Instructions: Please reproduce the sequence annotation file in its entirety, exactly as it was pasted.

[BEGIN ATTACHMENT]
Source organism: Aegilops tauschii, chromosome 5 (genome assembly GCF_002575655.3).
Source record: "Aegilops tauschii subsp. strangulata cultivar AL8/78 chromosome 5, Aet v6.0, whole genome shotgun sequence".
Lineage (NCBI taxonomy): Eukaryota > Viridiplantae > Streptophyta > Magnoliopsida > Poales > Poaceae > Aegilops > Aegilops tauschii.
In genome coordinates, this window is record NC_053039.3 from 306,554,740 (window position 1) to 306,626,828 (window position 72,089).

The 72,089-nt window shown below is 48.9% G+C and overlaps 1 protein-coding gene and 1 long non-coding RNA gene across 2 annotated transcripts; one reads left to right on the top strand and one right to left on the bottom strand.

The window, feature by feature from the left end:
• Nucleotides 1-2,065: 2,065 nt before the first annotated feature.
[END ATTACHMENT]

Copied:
Source organism: Aegilops tauschii, chromosome 5 (genome assembly GCF_002575655.3).
Source record: "Aegilops tauschii subsp. strangulata cultivar AL8/78 chromosome 5, Aet v6.0, whole genome shotgun sequence".
Lineage (NCBI taxonomy): Eukaryota > Viridiplantae > Streptophyta > Magnoliopsida > Poales > Poaceae > Aegilops > Aegilops tauschii.
In genome coordinates, this window is record NC_053039.3 from 306,554,740 (window position 1) to 306,626,828 (window position 72,089).

The 72,089-nt window shown below is 48.9% G+C and overlaps 1 protein-coding gene and 1 long non-coding RNA gene across 2 annotated transcripts; one reads left to right on the top strand and one right to left on the bottom strand.

The window, feature by feature from the left end:
• Nucleotides 1-2,065: 2,065 nt before the first annotated feature.